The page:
OAKLAND A federal judge has ordered that the speech policies for all 28 schools in the California State University system be suspended or limited while a First Amendment challenge works its way through the courts.
U.S. Magistrate Judge Wayne Brazil issued the preliminary injunction Oct. 31, saying that the policy contains serious constitutional problems. A written order on the matter was still pending at press time.
“The university is supposed to be the ‘marketplace of ideas,’ but these speech codes, with few exceptions, are selectively applied against Christian and conservative students,” said David Hacker, staff counsel for Alliance Defense Fund, which brought the suit on behalf of several students. “Knocking those codes down, however, benefits everyone who cherishes their First Amendment rights. Today thousands of students throughout the California State University system are more free to speak without fear of punishment by agents of the government.”
ADF attorneys filed the lawsuit, College Republicans at San Francisco State University v. Reed, in the U.S. District Court for the Northern District of California, Oakland Division last year, in conjunction with the Foundation for Individual Rights in Education.
Administrators at SFSU investigated several members of the College Republicans after they stomped on replica Hamas and Hezbollah flags during an anti-terrorism rally on campus. Some of the replicas, painted on butcher paper, contained the name “Allah.” The students maintain they were just copying Arabic script when they made the flags and did not know the letters spelled Allah. A student complaint of intimidation and incivility led to the investigation although campus officials declined to take action against members of the Republican club.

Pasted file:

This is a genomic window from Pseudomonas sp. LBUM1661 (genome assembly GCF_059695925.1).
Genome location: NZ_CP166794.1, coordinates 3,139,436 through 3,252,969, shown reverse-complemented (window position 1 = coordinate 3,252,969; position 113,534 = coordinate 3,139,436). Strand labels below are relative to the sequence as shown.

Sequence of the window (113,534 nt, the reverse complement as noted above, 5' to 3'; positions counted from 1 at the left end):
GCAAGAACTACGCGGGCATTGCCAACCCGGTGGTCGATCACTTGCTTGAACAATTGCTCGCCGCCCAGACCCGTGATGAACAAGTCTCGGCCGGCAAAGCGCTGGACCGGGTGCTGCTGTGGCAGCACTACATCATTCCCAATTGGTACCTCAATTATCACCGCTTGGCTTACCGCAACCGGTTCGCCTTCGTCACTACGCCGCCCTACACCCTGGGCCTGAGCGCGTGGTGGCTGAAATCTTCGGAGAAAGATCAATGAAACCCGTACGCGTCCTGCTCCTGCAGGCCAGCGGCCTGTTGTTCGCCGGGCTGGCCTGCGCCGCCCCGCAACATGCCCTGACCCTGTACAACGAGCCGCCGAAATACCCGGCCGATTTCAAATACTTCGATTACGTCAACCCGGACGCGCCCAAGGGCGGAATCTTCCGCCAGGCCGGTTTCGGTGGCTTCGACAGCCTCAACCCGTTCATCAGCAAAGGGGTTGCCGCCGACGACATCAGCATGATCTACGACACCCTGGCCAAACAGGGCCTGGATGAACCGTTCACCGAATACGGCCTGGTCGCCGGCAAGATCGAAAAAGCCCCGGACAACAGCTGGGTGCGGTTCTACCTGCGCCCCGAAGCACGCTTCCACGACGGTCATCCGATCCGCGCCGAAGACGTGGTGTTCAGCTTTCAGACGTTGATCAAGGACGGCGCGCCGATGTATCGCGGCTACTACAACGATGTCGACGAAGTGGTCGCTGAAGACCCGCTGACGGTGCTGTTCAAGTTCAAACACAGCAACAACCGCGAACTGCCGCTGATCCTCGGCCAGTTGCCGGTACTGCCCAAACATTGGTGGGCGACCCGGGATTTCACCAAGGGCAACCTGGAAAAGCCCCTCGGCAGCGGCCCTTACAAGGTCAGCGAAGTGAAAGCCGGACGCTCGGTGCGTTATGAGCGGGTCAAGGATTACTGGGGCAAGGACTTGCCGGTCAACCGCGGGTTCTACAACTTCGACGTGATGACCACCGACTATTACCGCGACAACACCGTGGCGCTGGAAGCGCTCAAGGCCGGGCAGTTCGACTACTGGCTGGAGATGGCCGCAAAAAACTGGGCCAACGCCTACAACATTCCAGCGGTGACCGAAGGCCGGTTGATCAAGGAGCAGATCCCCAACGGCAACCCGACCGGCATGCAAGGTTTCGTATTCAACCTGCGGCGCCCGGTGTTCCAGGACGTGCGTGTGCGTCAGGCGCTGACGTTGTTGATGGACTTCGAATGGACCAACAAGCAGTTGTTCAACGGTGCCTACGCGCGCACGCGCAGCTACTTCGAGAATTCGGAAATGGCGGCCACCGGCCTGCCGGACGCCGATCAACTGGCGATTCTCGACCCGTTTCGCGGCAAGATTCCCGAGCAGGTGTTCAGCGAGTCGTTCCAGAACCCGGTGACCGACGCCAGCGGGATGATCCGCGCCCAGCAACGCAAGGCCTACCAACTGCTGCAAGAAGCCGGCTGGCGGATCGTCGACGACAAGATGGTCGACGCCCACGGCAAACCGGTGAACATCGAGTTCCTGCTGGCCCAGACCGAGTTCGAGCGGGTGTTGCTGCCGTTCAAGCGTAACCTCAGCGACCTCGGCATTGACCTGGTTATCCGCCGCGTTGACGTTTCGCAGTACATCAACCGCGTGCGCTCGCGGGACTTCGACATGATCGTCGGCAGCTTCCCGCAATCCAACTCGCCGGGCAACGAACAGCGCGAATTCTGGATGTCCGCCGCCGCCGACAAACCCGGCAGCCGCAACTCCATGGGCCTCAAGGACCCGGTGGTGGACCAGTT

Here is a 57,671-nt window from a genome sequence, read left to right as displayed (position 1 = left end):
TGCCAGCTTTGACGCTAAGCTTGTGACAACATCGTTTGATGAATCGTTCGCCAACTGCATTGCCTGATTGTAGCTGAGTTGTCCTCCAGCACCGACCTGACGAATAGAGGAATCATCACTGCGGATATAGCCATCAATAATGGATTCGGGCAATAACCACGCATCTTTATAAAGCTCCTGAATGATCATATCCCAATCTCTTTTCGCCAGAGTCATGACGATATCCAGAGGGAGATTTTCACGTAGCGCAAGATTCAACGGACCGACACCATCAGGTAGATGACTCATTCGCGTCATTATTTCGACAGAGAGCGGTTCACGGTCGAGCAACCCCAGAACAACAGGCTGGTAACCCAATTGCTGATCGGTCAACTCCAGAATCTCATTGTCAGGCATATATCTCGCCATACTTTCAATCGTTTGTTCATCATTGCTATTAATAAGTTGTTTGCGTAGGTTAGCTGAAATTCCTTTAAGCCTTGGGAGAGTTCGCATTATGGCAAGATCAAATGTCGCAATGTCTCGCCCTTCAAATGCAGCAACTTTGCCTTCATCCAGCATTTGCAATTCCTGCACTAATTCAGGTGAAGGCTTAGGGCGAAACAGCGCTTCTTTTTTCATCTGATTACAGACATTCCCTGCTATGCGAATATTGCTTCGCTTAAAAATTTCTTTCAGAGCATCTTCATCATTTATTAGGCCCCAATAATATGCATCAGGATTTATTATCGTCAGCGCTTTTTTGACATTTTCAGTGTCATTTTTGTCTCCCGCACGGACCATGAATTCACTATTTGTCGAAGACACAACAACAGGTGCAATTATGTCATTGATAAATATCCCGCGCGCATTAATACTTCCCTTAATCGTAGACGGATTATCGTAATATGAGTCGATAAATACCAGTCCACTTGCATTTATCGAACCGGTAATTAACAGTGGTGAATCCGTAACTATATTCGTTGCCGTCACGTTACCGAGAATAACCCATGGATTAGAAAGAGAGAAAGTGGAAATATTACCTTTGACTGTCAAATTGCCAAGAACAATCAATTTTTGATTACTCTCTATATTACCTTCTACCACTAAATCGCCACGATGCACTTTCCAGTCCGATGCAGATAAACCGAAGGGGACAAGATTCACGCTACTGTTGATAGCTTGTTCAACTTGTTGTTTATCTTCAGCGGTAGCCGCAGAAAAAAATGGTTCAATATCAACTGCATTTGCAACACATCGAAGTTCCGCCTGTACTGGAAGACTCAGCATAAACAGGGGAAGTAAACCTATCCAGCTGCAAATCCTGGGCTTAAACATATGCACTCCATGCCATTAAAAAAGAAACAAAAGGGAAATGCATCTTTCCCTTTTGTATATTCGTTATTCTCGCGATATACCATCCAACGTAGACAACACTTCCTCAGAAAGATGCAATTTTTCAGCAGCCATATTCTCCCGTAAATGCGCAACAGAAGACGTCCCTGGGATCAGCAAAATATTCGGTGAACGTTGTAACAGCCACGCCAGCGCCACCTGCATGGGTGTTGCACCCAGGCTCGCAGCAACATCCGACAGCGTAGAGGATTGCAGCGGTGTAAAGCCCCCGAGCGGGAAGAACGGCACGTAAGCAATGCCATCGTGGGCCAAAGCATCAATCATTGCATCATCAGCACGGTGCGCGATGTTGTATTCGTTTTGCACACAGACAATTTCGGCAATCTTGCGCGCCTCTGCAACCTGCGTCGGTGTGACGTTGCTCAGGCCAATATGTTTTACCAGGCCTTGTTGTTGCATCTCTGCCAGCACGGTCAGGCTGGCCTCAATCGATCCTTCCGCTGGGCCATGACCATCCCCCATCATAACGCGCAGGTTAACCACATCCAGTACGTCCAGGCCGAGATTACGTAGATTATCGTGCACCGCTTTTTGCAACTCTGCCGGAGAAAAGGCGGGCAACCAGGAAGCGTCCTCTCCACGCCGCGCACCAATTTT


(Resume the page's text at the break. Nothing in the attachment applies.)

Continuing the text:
In addition to the San Francisco case, ADF is also litigating cases of what it is calling “discriminatory non-discrimination policies” at San Diego State University and California State University, Long Beach.
According to ADF the universities’ “nondiscrimination” policies force Christian groups to abandon their Christian beliefs as a condition to gain access to the benefits recognized student groups enjoy, including meeting on campus, receiving university funding, and accessing the primary channels for communicating their message on campus.
In the discrimination cases, ADF is representing Every Nation Campus Ministries, the fraternity Alpha Gamma Omega and the sorority Alpha Delta Chi at San Diego State University and the Every Nation chapter at CSU Long Beach. All four of the groups require that officers profess a faith in Jesus Christ. In addition, three of the groups extend the same requirement to its membership. Existing campus policy would require the groups to admit anyone who was interested, regardless of their faith or spiritual beliefs.
“ADF has challenged unconstitutional speech codes at universities across the nation, and the Cal State universities seem more interested in enforcing an ideology than protecting students’ First Amendment rights,” Hacker said.
For more information, visit www.telladf.org.